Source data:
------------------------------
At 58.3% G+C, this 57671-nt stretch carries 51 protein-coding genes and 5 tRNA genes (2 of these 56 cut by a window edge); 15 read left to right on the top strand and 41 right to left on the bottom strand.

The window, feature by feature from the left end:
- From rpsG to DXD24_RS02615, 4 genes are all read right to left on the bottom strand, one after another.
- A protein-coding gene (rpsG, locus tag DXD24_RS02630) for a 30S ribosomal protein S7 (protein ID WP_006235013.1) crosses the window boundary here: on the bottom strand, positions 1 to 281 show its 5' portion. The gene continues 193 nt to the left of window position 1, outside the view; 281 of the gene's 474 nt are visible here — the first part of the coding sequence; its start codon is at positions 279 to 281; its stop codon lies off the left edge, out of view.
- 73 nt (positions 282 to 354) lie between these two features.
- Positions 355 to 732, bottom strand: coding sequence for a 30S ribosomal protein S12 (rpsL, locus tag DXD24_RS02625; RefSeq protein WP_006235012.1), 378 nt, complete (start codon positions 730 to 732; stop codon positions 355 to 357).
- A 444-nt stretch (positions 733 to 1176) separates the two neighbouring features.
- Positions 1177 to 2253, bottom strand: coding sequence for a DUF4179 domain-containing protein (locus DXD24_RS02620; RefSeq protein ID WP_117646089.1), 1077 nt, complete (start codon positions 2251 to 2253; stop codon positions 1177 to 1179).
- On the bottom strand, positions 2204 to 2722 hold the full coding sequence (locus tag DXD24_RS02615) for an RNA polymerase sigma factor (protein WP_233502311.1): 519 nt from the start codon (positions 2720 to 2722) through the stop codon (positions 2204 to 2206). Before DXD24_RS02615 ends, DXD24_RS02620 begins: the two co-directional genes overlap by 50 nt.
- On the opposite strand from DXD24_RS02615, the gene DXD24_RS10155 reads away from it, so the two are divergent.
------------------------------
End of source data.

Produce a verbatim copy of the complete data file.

At 58.3% G+C, this 57671-nt stretch carries 51 protein-coding genes and 5 tRNA genes (2 of these 56 cut by a window edge); 15 read left to right on the top strand and 41 right to left on the bottom strand.

The window, feature by feature from the left end:
- From rpsG to DXD24_RS02615, 4 genes are all read right to left on the bottom strand, one after another.
- A protein-coding gene (rpsG, locus tag DXD24_RS02630) for a 30S ribosomal protein S7 (protein ID WP_006235013.1) crosses the window boundary here: on the bottom strand, positions 1 to 281 show its 5' portion. The gene continues 193 nt to the left of window position 1, outside the view; 281 of the gene's 474 nt are visible here — the first part of the coding sequence; its start codon is at positions 279 to 281; its stop codon lies off the left edge, out of view.
- 73 nt (positions 282 to 354) lie between these two features.
- Positions 355 to 732, bottom strand: coding sequence for a 30S ribosomal protein S12 (rpsL, locus tag DXD24_RS02625; RefSeq protein WP_006235012.1), 378 nt, complete (start codon positions 730 to 732; stop codon positions 355 to 357).
- A 444-nt stretch (positions 733 to 1176) separates the two neighbouring features.
- Positions 1177 to 2253, bottom strand: coding sequence for a DUF4179 domain-containing protein (locus DXD24_RS02620; RefSeq protein ID WP_117646089.1), 1077 nt, complete (start codon positions 2251 to 2253; stop codon positions 1177 to 1179).
- On the bottom strand, positions 2204 to 2722 hold the full coding sequence (locus tag DXD24_RS02615) for an RNA polymerase sigma factor (protein WP_233502311.1): 519 nt from the start codon (positions 2720 to 2722) through the stop codon (positions 2204 to 2206). Before DXD24_RS02615 ends, DXD24_RS02620 begins: the two co-directional genes overlap by 50 nt.
- On the opposite strand from DXD24_RS02615, the gene DXD24_RS10155 reads away from it, so the two are divergent.